In Rethinking Education in the Age of Technology, Allan Collins and Richard Halverson argue that the knowledge revolution has transformed our jobs, our homes, our lives, and therefore must also transform our schools. Much like after the school-reform movement of the industrial revolution, our society is again poised at the edge of radical change. To keep pace with a globalized technological culture, we must rethink how we educate the next generation or we (the Digital Immigrants) will be left behind. This groundbreaking book offers a vision for the future of American education that goes well beyond the walls of the classroom to include online social networks, distance learning with anytime, anywhere access, digital home schooling models, video-game learning environments, and more.

School leaders and teachers need to understand how learning technologies work and how they change the basic interactions of teachers and learners. Technology leaders need to work together with educators as collaborators in creating new opportunities to learn.

Technology is changing what is important to learn in a variety of ways. There are new literacies that are becoming important, such as creating videos, animations, and web sites. Computers can carry out all the algorithms taught through graduate school, and yet mathematical reasoning is more important than ever. Hence we should spend time teaching students to solve sophisticated problems using computers rather than executing algorithms that computers do well. Memorizing information is becoming less important with the web available, but people do need to learn how to find information, recognize when they need more information, and evaluate what they find. People will be changing careers often and transitions are difficult. They need help going back and forth between learning and work.

As technology continues to transform our society, those responsible for our current systems of learning and education are facing overwhelming pressure to adapt. Education technology, connected learning and the rise of the Networked Society is transforming the established concept of learning, teachers’ roles and even the nature of knowledge itself.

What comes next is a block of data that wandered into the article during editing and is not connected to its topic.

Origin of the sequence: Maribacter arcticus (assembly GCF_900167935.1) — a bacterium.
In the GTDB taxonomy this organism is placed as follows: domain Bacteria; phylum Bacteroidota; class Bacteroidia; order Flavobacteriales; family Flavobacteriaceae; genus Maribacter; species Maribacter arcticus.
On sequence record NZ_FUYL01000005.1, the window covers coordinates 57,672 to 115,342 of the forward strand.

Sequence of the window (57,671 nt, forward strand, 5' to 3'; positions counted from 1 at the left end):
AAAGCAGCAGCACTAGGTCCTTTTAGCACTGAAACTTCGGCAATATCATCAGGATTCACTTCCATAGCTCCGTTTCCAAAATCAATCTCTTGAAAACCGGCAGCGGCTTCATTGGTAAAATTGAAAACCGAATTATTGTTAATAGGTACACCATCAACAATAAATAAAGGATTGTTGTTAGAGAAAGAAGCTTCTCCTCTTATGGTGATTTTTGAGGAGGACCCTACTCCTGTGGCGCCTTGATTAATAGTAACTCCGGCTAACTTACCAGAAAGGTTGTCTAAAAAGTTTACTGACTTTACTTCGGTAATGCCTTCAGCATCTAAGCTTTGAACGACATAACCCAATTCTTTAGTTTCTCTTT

The revolution in education will alter not just the lives of students, but the entirety of modern society. As with any revolution, there are will be both gains and losses. Pessimists see people becoming subservient to their technologies and being left behind as technology comes to dominate our lives. Optimists see a golden age of learning opening before us, where people will be able to find resources to pursue any education they may want.

TAKING ACTION

Strategies:

1. RETHINK ASSESSMENT

With few exceptions, all the things our children are using to connect and learn outside the classroom — social media, cell phones, Internet connections — are banned inside classrooms. Move from a standardized testing teaching approach to a style that incorporates more creativity and adaptability.

Remaking assessment starts with this: stop asking questions on tests that can be answered by a Google search. Or, if you have to ask them, let kids use their technology to answer them. More often than not, we ask questions that can be easily answered by technology. That is unfortunate. Take a quick look at any of the state standardized tests for graduation, and you’ll see more of those than you can imagine.

Let’s scrap open-book tests, zoom past open-phone tests asking Googleable questions, and advance to open-network tests that measure not just how well kids answer a question, but also how literate they are at discerning good information from bad and tapping into the experts and networks that can inform those answers. This is how they’ll take the real-life information and knowledge tests that come their way, and it would tell us much more about our children’s preparedness for a world of data abundance.

This is an excerpt from Will Richardson’s new TED e-book, Why School?

2. CULTIVATE MENTORSHIPS

Encourage two-way intergenerational mentorships and interactions. This would create opportunities for youth adults to learn from each other. Gen Z comes to the workforce a wide set of new technology skills, determination and passion, among many other factors. Older employees can benefit from the connectivity, flexibility and creativity that are unique to this generation. These youth are still young, however, and have a lot to learn from their older mentors that will help better integrate them successfully in the formal working world. As these youth become a larger part of the emerging labor force, business must plan for Gen Z’s entry and the succession of the Baby Boomers as they retire. Mentorship programs not only get youth interested in and prepared for work in new fields, it introduces fresh skills and attitudes that help businesses flourish in a changing economic atmosphere.